IBM’s Watson supercomputer takes aim at brain cancer

IBM’s Watson supercomputer is being re-tasked to help clinicians create personalized treatments for a common form of brain cancer known as glioblastoma. The project, hopes to make use of Watson’s artificial intelligence to analyze vast data in order to suggest a personalized life-saving treatment based on the patient’s individual case.
Over the years, Watson has become faster and more compact. It differs from most ordinary computers in that, rather than simply observing patterns in data, Watson will actively learn and apply information to come to a reasoned hypothesis along with a level of confidence. Thus its cognitive process is more like that of a human being than a conventional computer. Furthermore, with the new Watson Discovery Advisor, the processing power and vast medical knowledge of Watson is accessible to clinicians via the cloud, allowing them to draw on the supercomputer’s analytical prowess from wherever they may be.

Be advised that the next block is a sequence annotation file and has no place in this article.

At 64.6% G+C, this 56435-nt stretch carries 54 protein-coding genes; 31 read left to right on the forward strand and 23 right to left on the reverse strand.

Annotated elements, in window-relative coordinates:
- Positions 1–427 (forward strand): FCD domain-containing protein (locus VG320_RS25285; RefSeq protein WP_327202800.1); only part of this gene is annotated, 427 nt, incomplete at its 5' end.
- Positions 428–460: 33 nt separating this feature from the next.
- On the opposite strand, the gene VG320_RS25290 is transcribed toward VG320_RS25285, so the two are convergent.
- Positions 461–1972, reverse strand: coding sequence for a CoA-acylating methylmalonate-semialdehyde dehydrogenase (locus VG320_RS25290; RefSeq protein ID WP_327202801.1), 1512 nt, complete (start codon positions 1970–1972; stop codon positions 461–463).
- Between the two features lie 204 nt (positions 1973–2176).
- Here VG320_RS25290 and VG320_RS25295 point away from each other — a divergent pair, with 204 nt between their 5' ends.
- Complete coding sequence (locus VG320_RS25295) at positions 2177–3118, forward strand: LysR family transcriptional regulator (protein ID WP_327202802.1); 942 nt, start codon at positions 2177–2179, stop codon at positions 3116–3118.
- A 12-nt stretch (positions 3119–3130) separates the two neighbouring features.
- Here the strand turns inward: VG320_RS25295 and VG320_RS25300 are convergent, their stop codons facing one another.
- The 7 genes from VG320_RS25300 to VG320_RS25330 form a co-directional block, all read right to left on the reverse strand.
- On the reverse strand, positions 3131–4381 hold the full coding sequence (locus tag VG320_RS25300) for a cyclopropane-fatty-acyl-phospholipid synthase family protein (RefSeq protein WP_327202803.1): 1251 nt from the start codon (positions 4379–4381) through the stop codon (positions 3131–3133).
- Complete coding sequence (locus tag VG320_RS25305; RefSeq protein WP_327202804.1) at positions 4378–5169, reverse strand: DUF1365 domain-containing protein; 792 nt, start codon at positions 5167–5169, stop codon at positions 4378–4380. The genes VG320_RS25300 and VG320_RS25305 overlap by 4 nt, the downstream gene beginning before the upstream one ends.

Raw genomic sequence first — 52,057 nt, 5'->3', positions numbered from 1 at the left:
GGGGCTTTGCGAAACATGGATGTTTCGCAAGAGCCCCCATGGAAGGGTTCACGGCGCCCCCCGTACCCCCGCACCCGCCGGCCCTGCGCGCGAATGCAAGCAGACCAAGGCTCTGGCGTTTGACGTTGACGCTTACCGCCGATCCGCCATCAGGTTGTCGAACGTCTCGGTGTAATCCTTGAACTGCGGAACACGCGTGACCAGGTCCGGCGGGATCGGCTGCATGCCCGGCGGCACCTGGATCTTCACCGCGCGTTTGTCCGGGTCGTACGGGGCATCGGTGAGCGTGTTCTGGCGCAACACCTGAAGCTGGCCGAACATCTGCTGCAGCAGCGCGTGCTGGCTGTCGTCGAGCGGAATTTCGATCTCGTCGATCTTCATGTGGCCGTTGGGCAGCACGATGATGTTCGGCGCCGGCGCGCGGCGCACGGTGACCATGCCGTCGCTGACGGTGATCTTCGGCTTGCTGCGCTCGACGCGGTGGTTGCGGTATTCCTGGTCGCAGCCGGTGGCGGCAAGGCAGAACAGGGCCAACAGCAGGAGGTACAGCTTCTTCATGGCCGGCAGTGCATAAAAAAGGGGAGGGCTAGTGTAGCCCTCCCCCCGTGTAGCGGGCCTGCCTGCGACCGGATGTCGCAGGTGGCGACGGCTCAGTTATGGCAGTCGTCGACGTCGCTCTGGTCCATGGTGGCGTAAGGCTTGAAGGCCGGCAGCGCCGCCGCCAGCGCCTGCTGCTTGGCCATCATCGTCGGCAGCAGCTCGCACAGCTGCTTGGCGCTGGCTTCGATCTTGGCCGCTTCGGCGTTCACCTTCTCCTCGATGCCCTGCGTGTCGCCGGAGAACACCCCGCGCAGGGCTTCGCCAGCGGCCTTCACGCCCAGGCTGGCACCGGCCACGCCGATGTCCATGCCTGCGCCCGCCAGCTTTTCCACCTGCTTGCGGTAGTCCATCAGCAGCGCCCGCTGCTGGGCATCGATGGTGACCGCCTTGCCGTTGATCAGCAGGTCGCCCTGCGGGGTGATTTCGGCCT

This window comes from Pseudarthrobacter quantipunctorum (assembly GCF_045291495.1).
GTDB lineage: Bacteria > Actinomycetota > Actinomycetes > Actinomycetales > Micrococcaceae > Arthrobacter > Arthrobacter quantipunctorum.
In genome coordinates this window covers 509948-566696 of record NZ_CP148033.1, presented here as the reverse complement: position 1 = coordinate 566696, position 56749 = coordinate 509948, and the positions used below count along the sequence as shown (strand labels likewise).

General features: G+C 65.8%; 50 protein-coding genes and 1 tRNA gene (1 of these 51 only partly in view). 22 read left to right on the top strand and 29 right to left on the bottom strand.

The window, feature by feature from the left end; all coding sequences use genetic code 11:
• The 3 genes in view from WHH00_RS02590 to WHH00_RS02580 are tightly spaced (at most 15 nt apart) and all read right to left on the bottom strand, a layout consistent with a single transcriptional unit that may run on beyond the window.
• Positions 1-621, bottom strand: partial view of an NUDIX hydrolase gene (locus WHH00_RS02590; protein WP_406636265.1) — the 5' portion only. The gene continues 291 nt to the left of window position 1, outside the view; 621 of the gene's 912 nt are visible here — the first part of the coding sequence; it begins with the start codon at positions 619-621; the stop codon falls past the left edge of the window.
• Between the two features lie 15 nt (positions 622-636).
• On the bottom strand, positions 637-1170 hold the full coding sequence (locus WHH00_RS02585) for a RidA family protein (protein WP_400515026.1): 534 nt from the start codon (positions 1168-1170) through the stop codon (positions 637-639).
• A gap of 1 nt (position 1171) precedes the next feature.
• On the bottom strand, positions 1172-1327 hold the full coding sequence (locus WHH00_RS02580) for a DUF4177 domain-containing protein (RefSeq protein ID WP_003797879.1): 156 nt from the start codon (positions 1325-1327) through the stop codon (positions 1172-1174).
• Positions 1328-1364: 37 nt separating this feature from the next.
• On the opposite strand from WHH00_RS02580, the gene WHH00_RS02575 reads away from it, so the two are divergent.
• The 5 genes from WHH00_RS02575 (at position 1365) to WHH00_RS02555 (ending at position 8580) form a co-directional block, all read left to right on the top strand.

This is not the first time that Watson has been tasked with aiding in treatment for individuals suffering from cancer. The supercomputer was recently at work at the Memorial Sloan-Kettering Cancer Center where it aided and received tutelage from the staff, amassing an impressive medical database.